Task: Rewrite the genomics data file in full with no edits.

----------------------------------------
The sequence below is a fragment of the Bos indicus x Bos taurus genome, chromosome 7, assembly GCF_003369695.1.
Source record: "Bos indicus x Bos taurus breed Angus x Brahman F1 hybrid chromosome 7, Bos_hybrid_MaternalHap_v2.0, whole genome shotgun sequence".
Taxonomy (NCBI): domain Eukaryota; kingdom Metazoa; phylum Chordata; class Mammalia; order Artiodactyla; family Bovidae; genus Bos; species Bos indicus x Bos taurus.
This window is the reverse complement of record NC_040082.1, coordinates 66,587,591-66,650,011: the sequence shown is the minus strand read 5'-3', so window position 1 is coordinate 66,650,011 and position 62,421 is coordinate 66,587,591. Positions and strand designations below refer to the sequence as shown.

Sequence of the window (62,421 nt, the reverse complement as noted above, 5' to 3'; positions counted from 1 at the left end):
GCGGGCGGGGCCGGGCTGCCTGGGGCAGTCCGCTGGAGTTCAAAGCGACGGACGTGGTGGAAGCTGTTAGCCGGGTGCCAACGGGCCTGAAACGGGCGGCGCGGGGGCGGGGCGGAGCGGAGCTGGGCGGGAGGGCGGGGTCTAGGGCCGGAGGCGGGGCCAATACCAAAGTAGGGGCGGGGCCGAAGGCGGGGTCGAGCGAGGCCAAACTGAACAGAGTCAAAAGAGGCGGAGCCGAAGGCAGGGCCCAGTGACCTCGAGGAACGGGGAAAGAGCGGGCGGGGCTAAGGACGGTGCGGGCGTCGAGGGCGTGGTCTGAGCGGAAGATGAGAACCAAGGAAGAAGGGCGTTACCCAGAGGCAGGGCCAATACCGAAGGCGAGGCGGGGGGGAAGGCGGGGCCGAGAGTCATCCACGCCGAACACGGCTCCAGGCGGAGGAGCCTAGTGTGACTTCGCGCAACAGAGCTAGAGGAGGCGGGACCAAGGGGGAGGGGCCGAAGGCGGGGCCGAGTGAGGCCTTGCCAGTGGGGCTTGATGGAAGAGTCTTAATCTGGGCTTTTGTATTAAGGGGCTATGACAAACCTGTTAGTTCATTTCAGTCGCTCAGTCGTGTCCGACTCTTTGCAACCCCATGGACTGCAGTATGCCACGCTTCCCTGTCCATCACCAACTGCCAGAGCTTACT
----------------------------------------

The sequence below is a fragment of the Bos indicus x Bos taurus genome, chromosome 7, assembly GCF_003369695.1.
Source record: "Bos indicus x Bos taurus breed Angus x Brahman F1 hybrid chromosome 7, Bos_hybrid_MaternalHap_v2.0, whole genome shotgun sequence".
Taxonomy (NCBI): domain Eukaryota; kingdom Metazoa; phylum Chordata; class Mammalia; order Artiodactyla; family Bovidae; genus Bos; species Bos indicus x Bos taurus.
This window is the reverse complement of record NC_040082.1, coordinates 66,587,591-66,650,011: the sequence shown is the minus strand read 5'-3', so window position 1 is coordinate 66,650,011 and position 62,421 is coordinate 66,587,591. Positions and strand designations below refer to the sequence as shown.

Sequence of the window (62,421 nt, the reverse complement as noted above, 5' to 3'; positions counted from 1 at the left end):
GCGGGCGGGGCCGGGCTGCCTGGGGCAGTCCGCTGGAGTTCAAAGCGACGGACGTGGTGGAAGCTGTTAGCCGGGTGCCAACGGGCCTGAAACGGGCGGCGCGGGGGCGGGGCGGAGCGGAGCTGGGCGGGAGGGCGGGGTCTAGGGCCGGAGGCGGGGCCAATACCAAAGTAGGGGCGGGGCCGAAGGCGGGGTCGAGCGAGGCCAAACTGAACAGAGTCAAAAGAGGCGGAGCCGAAGGCAGGGCCCAGTGACCTCGAGGAACGGGGAAAGAGCGGGCGGGGCTAAGGACGGTGCGGGCGTCGAGGGCGTGGTCTGAGCGGAAGATGAGAACCAAGGAAGAAGGGCGTTACCCAGAGGCAGGGCCAATACCGAAGGCGAGGCGGGGGGGAAGGCGGGGCCGAGAGTCATCCACGCCGAACACGGCTCCAGGCGGAGGAGCCTAGTGTGACTTCGCGCAACAGAGCTAGAGGAGGCGGGACCAAGGGGGAGGGGCCGAAGGCGGGGCCGAGTGAGGCCTTGCCAGTGGGGCTTGATGGAAGAGTCTTAATCTGGGCTTTTGTATTAAGGGGCTATGACAAACCTGTTAGTTCATTTCAGTCGCTCAGTCGTGTCCGACTCTTTGCAACCCCATGGACTGCAGTATGCCACGCTTCCCTGTCCATCACCAACTGCCAGAGCTTACT